The Cryosphere

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The Cyrosphere
Radar remote sensing provides important data from snow and ice covered alpine and polar regions, which are difficult to access.

Snow and glaciers play an important role in the climate system as they have a strong influence on the radiation balance. Additionally both act as an important source of fresh water. Radar remote sensing allows large coverage observation of regions that are difficult to access and can provide data about mass balance of glaciers, very accurate ice velocities, information about snow fall and the water stored in the snow pack. Even avalanche activity and the risk of serac-falls can be monitored using radar instruments during all weather conditions at day and night.

We use space-borne, air-borne and ground-based radar sensors to observe processes in the cryosphere. The ground based radar system called KAPRI, operating in Ku-band (17.2 GHz), is a fully polarimetric and interferometric radar system and allows for measurements with a high temporal resolution which is not achievable with satellite data. This resolution is necessary to monitor fast processes such as avalanches and variations in snow properties through the course of a day.

In contrast to ground-based systems, satellite acquisitions provide large scale coverage to monitor changes in the cryosphere. The frequency range of radar instruments between 1 and 10 GHz  provides access to the phase of reflected microwave pulses which is currently not possible with optical measurements. Based on phase measurements, we use several techniques to monitor different properties of snow and ice covered terrain.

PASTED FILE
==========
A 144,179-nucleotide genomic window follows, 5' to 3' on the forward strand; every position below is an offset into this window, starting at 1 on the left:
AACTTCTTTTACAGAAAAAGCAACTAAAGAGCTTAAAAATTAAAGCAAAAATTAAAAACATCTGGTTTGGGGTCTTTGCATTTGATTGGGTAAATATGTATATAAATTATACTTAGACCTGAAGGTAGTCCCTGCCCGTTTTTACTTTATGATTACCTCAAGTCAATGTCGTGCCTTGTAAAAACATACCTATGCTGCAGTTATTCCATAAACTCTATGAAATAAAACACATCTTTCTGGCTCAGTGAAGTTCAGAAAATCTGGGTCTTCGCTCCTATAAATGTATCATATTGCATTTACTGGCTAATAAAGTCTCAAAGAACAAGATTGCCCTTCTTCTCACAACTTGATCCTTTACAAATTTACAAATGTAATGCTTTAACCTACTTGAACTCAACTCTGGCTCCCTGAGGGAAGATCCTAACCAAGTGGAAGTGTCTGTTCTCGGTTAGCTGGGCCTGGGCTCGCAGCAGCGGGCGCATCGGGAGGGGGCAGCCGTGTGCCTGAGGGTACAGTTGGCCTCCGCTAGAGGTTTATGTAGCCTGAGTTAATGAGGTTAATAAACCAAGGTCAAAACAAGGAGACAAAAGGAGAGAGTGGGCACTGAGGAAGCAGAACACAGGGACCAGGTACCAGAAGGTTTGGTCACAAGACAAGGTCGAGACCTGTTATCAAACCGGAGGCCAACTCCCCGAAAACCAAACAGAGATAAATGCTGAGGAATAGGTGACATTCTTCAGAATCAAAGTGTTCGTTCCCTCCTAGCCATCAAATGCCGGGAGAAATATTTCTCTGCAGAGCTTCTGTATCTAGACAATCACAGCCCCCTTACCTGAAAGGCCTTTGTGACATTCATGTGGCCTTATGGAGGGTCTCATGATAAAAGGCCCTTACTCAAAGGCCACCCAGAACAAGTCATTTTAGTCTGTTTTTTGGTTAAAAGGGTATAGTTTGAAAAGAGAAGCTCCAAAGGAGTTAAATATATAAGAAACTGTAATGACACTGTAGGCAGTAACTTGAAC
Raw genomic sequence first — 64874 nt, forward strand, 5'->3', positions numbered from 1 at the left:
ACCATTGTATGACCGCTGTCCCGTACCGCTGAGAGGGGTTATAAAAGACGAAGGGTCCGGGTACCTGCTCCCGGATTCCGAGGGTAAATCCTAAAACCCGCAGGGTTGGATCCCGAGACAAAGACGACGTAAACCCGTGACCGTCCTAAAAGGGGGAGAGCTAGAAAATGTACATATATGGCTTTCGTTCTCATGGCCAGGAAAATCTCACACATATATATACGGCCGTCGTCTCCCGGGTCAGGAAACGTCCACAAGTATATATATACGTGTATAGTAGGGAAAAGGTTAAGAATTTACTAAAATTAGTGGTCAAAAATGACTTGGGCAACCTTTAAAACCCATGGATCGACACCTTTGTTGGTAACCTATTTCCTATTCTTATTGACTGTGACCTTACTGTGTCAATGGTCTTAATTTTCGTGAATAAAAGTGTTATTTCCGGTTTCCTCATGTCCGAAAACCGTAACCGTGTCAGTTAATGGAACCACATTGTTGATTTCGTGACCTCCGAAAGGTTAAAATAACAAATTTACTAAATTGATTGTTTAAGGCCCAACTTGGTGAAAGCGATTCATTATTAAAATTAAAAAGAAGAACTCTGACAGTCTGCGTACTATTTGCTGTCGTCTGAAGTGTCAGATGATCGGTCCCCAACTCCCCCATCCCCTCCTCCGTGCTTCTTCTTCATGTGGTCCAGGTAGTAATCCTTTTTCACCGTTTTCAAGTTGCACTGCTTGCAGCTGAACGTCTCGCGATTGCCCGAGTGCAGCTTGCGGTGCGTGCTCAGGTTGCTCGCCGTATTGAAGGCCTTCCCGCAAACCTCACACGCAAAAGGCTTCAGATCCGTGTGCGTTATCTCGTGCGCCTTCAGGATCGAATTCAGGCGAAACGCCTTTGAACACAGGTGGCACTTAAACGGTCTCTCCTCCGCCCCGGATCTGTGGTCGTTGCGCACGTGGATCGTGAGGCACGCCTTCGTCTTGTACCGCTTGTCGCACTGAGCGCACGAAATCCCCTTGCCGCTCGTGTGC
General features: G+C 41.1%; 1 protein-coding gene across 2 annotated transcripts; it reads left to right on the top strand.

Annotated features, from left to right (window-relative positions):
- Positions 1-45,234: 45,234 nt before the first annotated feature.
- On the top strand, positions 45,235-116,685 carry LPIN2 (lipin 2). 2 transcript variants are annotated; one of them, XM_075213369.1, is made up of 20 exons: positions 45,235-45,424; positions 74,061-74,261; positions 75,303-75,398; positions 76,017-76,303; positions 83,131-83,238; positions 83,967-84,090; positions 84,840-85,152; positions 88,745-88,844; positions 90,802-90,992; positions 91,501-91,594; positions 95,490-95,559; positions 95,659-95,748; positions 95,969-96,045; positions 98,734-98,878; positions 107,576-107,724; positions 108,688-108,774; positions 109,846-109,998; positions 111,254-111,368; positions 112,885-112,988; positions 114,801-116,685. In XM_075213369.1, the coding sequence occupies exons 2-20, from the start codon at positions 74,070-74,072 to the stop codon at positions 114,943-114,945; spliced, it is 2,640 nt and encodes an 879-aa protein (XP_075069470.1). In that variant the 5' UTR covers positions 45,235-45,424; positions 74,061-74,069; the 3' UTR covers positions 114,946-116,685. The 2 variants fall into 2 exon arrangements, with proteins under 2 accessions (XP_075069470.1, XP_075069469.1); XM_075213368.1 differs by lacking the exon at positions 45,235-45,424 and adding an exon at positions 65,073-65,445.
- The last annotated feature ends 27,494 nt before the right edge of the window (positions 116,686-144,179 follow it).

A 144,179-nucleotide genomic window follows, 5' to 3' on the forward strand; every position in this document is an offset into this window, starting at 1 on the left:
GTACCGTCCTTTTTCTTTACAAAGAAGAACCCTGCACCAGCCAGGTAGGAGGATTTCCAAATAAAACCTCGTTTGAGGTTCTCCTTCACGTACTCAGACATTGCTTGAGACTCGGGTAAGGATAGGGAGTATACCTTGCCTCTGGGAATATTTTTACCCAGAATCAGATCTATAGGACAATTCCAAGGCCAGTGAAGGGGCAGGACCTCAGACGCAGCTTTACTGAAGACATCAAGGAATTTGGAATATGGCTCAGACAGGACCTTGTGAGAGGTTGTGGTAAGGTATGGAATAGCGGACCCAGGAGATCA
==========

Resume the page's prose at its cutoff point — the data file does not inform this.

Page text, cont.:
Radar interferometry is a technique based on the comparison of phase differences obtained by different satellites to compute digital elevation models (DEM) of high accuracy and spatial resolution. By differencing DEMs, measured at different dates, we try to estimate glacier mass balance as well as snow accumulation from satellite data.

Differential interferometry (DInSAR), which compares the phase difference of two radar images obtained at different times, makes it possible to detect signal delays resulting not only from snow cover but also from glacier movements. We develop methods to detect changes of the snow water equivalent stored in the seasonal snow pack.

The high resolution of radar images together with a high temporal repeat time provides an excellent data source for feature tracking algorithms to determine the velocity and even velocity changes of glaciers. We use different satellite sensors to monitor glacier velocity in order to understand the reasons for their velocity variations.

We work on methods to gain insight into snow metamorphism processes and to estimate the amount of fresh snow based on the analysis of polarimetric radar signals. The anisotropy of snow can be determined from orthogonally polarised microwaves which are transmitted through the snow pack. Backscatter experiments on snow samples are also planned to gain insight into the difficult scattering processes of microwaves in snow.

Contact: Silvan Leinss, Célia Lukas

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Tue Feb 21 15:03:57 CET 2017
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